Ed Mamigonian stands behind the counter at his recently opened Left Coast Wine Bar in downtown Glendale with six bottles of boutique wine and two salesmen in front of him: It’s time to buy.

One of the men, Alex Slezak, is a broker — he’s the main salesman. The other, an Australian named Matthew Beard, is a distributor.

Mamigonian — clad in a navy suit and silk tie, with his long hair pulled back in a tight ponytail — listens to pitches about a fruity Australian pinot noir and a full-bodied Spanish syrah. A New Zealand sauvignon blanc grabs his attention.

Mamigonian, who was trained as a sommelier, brings the glass to his nose, the brim pressed softly against his cheek, and he pauses: one deep breath, then a swish of the glass, and it’s down the hatch.

“I like the temperature,” he says. “It is a perfect temperature for that wine, but most Americans would hate that temperature.”

He takes one more sip, shimmies his jowls to soak in the flavor and spits the liquid into a spittoon.

For the 47-year old Mamigonian, it’s a selective process geared toward offering a more European-influenced hangout for locals. That cool sauvignon blanc that might not be cool enough for the American palate? He bought a case of it.

The downtown bar, situated a block east of the Americana at Brand on Harvard Avenue, doubles as a fine art gallery. Mamigonian’s partners, Tom Fulton and Rachelle Ryan, run two art galleries in Los Angeles, and every 45 days they rotate pieces of their collection into Left Coast Wine Bar, Mamigonian said.

On weekend nights, a jazz trio performs. On Mondays, a woman plays solo piano. Tuesday is wine-tasting night, when customers pay $10 to taste three to five wines. If they decide to buy a bottle, the tasting cost goes toward the purchase.

Customers can also order sandwiches, salads and artisan cheese plates.

Left Coast represents the latest pit-stop on a wine-soaked journey for Mamigonian that started in his native Tehran, Iran.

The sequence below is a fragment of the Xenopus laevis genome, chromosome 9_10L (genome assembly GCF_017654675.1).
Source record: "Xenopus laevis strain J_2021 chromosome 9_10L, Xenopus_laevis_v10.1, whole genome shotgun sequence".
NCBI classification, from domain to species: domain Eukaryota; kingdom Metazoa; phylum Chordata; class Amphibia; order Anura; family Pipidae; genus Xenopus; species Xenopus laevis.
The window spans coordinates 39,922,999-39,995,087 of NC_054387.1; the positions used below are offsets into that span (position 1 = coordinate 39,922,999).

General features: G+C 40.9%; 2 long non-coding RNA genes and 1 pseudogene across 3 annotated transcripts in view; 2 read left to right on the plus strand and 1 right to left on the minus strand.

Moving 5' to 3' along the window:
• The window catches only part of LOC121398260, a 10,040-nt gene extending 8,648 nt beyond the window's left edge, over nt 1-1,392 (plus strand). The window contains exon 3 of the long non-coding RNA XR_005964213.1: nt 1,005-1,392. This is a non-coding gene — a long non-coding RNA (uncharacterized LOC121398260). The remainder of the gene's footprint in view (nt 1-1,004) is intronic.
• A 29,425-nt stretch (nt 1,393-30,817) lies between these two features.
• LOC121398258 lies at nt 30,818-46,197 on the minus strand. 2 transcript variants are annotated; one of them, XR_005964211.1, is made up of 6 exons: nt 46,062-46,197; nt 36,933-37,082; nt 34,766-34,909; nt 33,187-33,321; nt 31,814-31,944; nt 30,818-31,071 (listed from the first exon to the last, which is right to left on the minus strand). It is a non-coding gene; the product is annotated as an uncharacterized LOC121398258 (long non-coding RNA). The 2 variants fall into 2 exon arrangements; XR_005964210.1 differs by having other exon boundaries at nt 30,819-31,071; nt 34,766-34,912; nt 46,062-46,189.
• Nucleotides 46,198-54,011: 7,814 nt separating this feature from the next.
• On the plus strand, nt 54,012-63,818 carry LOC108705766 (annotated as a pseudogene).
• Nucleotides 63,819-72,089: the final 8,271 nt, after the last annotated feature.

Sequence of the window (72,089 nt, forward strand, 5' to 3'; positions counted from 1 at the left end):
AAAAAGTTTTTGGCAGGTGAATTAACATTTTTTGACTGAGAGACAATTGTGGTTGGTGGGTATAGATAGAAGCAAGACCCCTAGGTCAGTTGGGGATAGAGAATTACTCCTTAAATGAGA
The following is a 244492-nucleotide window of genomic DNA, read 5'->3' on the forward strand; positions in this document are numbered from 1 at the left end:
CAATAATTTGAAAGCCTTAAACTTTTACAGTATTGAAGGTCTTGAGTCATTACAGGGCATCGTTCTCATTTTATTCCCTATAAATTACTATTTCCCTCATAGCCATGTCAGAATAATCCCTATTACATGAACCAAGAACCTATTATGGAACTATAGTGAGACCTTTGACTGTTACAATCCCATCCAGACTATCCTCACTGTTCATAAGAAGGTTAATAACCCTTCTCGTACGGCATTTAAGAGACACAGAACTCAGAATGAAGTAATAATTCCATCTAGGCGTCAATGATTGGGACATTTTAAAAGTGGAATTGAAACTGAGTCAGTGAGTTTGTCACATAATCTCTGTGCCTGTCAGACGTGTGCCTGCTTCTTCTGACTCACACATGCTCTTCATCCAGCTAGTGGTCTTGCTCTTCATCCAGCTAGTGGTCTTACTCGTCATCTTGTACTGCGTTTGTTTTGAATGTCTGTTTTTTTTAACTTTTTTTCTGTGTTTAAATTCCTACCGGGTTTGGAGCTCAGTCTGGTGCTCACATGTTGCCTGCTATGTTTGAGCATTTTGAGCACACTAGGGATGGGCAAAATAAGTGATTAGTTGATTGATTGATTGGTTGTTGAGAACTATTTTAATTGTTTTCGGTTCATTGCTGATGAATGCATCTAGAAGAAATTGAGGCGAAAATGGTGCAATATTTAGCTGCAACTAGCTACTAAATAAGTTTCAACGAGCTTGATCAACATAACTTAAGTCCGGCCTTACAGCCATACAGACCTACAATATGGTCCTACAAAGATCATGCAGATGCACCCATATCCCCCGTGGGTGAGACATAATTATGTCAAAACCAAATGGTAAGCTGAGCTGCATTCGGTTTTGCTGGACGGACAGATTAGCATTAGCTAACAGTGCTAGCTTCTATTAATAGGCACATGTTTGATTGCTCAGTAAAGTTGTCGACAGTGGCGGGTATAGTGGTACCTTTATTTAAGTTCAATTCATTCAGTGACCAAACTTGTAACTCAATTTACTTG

In 1963, two years after his birth, Mamigonian’s father acquired a 1961 Chateaux Margaux — a Bordeaux wine among the most expensive bottles in the world — which he planned to uncork only when his then 2-year-old son got married. But the Iranian revolution foiled the plan.

Mamigonian moved to the U.S. in 1975, four years before the tumultuous uprising, but his father and the Chateaux Margaux stayed behind. So when Mamigonian turned 21, he set out on a journey to find another bottle of that special blend in order to realize his father’s wish.

“In my time growing up, there was no Google, there was no EBay,” he said. “So I had to go to the source, to France, Italy, San Francisco.”

Along the way, he fine-tuned his taste, matured his palate and learned the oenophile’s special lingo — but the Margaux proved elusive.

“Eventually I found it in good old L.A., but I had to pay a lot . . .  $4,000, but I got married and drank it with my dad, my mom and my wife,” he said.

You won’t find a ’61 Margaux at Left Coast Wine Bar, but the information and tastes acquired along the way to that $4,000 bottle inform the business’s 800-label collection.

“This is a place where you get educated about wine,” said Andy Bableyan, a Woodland Hills resident who often visits the bar for wine when passing through Glendale.

Last week, he stopped in with a half-dozen buddies for an Armenian coffee, taken on an outside patio.

“It is going to be a spot,” said Bableyan, referencing the new hangout. “It is a spot.”

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